Just as there is a relationship between the firm’s demand curve and the price elasticity of demand, there is a relationship between its marginal revenue curve and elasticity. Where marginal revenue is positive, demand is price elastic. Where marginal revenue is negative, demand is price inelastic. Where marginal revenue is zero, demand is unit price elastic.
|When marginal revenue is …
|then demand is …
|unit price elastic.
A firm would not produce an additional unit of output with negative marginal revenue. And, assuming that the production of an additional unit has some cost, a firm would not produce the extra unit if it has zero marginal revenue. Because a monopoly firm will generally operate where marginal revenue is positive, we see once again that it will operate in the elastic range of its demand curve.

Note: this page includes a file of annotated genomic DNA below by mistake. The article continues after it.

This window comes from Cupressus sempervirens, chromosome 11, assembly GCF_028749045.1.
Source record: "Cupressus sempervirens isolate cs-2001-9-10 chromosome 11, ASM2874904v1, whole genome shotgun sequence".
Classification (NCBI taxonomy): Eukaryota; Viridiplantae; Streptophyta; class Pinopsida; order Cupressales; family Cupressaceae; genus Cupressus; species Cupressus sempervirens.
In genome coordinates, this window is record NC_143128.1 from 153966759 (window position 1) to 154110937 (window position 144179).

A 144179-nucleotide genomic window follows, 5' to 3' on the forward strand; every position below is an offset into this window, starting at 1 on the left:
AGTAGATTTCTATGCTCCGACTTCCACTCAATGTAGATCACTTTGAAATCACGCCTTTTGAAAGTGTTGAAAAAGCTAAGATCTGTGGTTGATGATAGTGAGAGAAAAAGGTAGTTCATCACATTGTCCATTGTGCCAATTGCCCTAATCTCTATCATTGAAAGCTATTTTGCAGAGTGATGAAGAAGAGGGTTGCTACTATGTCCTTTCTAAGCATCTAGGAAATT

Profit-maximizing behavior is always based on the marginal decision rule: Additional units of a good should be produced as long as the marginal revenue of an additional unit exceeds the marginal cost. The maximizing solution occurs where marginal revenue equals marginal cost. As always, firms seek to maximize economic profit, and costs are measured in the economic sense of opportunity cost.
Figure 10.5 "The Monopoly Solution" shows a demand curve and an associated marginal revenue curve facing a monopoly firm. The marginal cost curve is like those we derived earlier; it falls over the range of output in which the firm experiences increasing marginal returns, then rises as the firm experiences diminishing marginal returns.
Figure 10.5 The Monopoly Solution
The monopoly firm maximizes profit by producing an output Qm at point G, where the marginal revenue and marginal cost curves intersect. It sells this output at price Pm.